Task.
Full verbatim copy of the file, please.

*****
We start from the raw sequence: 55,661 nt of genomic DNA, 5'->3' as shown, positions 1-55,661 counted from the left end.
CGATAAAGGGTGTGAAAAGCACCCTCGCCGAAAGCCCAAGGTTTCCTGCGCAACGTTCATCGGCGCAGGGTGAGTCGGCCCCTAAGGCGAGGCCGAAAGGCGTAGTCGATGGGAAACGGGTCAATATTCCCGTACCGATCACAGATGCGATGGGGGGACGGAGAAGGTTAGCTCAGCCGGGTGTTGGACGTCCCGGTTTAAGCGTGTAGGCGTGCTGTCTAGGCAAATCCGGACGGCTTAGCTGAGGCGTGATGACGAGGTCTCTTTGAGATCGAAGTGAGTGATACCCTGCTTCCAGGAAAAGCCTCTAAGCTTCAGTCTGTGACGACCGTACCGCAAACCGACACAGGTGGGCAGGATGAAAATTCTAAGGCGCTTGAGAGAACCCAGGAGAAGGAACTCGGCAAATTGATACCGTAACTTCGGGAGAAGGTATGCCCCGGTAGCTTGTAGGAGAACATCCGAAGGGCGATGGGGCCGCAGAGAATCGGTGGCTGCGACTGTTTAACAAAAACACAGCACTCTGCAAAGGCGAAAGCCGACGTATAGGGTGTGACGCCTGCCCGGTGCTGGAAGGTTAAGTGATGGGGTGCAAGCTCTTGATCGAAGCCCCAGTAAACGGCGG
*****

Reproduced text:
We start from the raw sequence: 55,661 nt of genomic DNA, 5'->3' as shown, positions 1-55,661 counted from the left end.
CGATAAAGGGTGTGAAAAGCACCCTCGCCGAAAGCCCAAGGTTTCCTGCGCAACGTTCATCGGCGCAGGGTGAGTCGGCCCCTAAGGCGAGGCCGAAAGGCGTAGTCGATGGGAAACGGGTCAATATTCCCGTACCGATCACAGATGCGATGGGGGGACGGAGAAGGTTAGCTCAGCCGGGTGTTGGACGTCCCGGTTTAAGCGTGTAGGCGTGCTGTCTAGGCAAATCCGGACGGCTTAGCTGAGGCGTGATGACGAGGTCTCTTTGAGATCGAAGTGAGTGATACCCTGCTTCCAGGAAAAGCCTCTAAGCTTCAGTCTGTGACGACCGTACCGCAAACCGACACAGGTGGGCAGGATGAAAATTCTAAGGCGCTTGAGAGAACCCAGGAGAAGGAACTCGGCAAATTGATACCGTAACTTCGGGAGAAGGTATGCCCCGGTAGCTTGTAGGAGAACATCCGAAGGGCGATGGGGCCGCAGAGAATCGGTGGCTGCGACTGTTTAACAAAAACACAGCACTCTGCAAAGGCGAAAGCCGACGTATAGGGTGTGACGCCTGCCCGGTGCTGGAAGGTTAAGTGATGGGGTGCAAGCTCTTGATCGAAGCCCCAGTAAACGGCGG